Writing min function, part 4: Const-Correctness

Sep 24, 2014

This is the fourth article of the series called “Writing min function”.

I still have to solve two mistakes made in the code of the previous posts. One of them is C++ specific, and the other it is a mistake that could be made in any programming language.

Originally, I wanted to address the two mistakes in the same article, but when I started writing about the first one, the article became longer than I wanted, so I will address each mistake in separate posts.

Therefore, this article will deal with an issue that only concerns to C++ programmers, so if C++ is not of your interest, feel free to jump directly to the fifth article.

In general, I want that the algorithms written in my articles are not tied to a specific programming language, but in order to write the algorithms in a practical way, I have to do it in a real language, and C++ is my choice.
Once the mistakes have been corrected, with the help of other people, I’ll start writing the min function in other programming languages.

So, to start, I’ll update the usage code example to reflect things I would like to do using the min function:

void raise_salary(employee& e, float increment) {
    e.salary += increment;
}

The raise_salary function is very simple, takes a reference (non-const) to an employee and increases her salary by increment. I would like to use it in the following way:

void usage_with_mutable_objects() {
    employee e1 {1, "John", 5'000.0f};
    employee e2 {3, "George", 4'500.0f};

    raise_salary(
        min(e1, e2, salary_comparator{}),
        500.0f
    ); //#1 Compile-time error
}

(employee and salary_comparator were defined in Part 3)

In #1 we get a compile-time error, but, why?
Remember our last version of the min function:

template <TotallyOrdered T>
T const& min(T const& a, T const& b) {
    if (a < b) return a;
    return b;
}

template <typename T, StrictWeakOrdering Cmp>
    requires SameType<ArgumentType<Cmp>, T>
T const& min(T const& a, T const& b, Cmp cmp) {
    if (cmp(a, b)) return a;
    return b;
}

(Note: When I refer to the min function, actually I am not referring to a single function, but to a family of functions)

It takes two constant-references to two objects (and a comparator); and returns a constant reference to one of the objects. That means that the returned reference cannot be modified, because it is returned as const.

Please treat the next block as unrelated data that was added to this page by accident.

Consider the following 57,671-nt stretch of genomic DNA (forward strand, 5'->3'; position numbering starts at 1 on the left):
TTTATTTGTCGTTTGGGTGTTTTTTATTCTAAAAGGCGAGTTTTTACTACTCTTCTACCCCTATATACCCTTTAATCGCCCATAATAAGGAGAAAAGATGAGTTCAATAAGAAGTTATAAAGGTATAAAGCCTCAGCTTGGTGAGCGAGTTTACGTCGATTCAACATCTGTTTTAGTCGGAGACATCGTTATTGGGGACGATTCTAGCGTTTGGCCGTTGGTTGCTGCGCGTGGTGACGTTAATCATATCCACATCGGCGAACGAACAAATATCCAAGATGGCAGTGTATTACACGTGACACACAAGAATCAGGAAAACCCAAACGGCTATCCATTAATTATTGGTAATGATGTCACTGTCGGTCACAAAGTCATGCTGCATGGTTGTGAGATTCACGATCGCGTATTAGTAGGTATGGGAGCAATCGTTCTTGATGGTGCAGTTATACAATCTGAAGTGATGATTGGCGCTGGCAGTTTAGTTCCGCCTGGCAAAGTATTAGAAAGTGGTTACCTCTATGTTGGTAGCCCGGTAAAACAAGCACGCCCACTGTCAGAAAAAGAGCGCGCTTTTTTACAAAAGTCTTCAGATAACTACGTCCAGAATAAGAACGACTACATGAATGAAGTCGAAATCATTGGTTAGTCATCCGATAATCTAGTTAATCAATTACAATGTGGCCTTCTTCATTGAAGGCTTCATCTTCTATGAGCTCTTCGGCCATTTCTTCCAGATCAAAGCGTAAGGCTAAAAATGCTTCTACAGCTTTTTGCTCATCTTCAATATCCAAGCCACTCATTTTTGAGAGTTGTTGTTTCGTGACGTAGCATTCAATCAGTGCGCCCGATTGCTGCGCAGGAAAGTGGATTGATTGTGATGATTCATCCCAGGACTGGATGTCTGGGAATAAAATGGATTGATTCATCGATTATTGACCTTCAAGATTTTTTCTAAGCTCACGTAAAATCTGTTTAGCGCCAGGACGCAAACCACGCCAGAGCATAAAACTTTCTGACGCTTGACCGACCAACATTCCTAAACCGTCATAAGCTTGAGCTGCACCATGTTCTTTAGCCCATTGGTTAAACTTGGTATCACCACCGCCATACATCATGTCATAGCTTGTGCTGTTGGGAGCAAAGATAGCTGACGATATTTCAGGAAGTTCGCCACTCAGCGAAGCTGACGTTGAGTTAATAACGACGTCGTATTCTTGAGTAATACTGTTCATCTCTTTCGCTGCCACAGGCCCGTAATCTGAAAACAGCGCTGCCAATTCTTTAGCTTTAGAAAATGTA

The raise_salary function tries to modify the object returned by the min function, causing the compilation-time error, because you can’t modify something declared as const.

If I manually expand (or “inliniarize”) the code of the functions min and raise_salary I would get something like:

// manually-inliniarized code

employee e1 {1, "John", 5'000.0f};
employee e2 {3, "George", 4'500.0f};

employee const& m = e1 < e2 ? e1 : e2;
m.salary += 500.0f; //Compile-time error

In the last code, it is more clear that we are trying to modify something that is constant.
The variable m is a constant-reference pointing (or rather, referencing) to e1 or to e2.
Both e1 and e2 were not declared as constant, so they are mutable objects.
Then, why the min function returns a constant reference and not just an ordinary (non-const) reference? Consider the following variation of a wrong min function:

//Obs: It is not valid C++ code (ill-formed code)
template <typename T, StrictWeakOrdering Cmp>
    requires SameType<ArgumentType<Cmp>, T>
T& wrong_min(T const& a, T const& b, Cmp cmp) {
    if (cmp(a, b)) return a;
    return b;
}

It is not valid C++ code (or using Standard C++ terminology, it is ill-formed code), it doesn’t compiles, because we are trying to return something that is constant as non-constant. And what’s up with that?
Well, suppose that the wrong_min function compiles, in a fictitious programming language, then consider the following usage code:

void usage_wrong_min() {
    employee const e1 {1, "John", 5'000.0f};
    employee const e2 {3, "George", 4'500.0f};
//...

The two employees are declared as const objects, meaning that they are immutable objects, so, they cannot be modified. Then consider the folliwing usage of the wrong_min function.

//...
    employee& m = wrong_min(e1, e2, salary_comparator{});
//...

Because, wrong_min function returns a non-const reference, we can assign the result of the function to a non-const reference, and then we could modify the object referenced by m:

//...
    m.salary += 500.0f; //#2
}

Remember that the wrong_min function is not valid, but, if it were valid, we would be in trouble, since we would be modifying an object that can not be modified, because it is constant or immutable.

You might wonder: “But… they are objects, so they reside in memory, and memory can be modified,… what is the problem with that? ”

According to the C++ Standard [1], “…any attempt to modify a const object during its lifetime (3.8) results in undefined behavior.”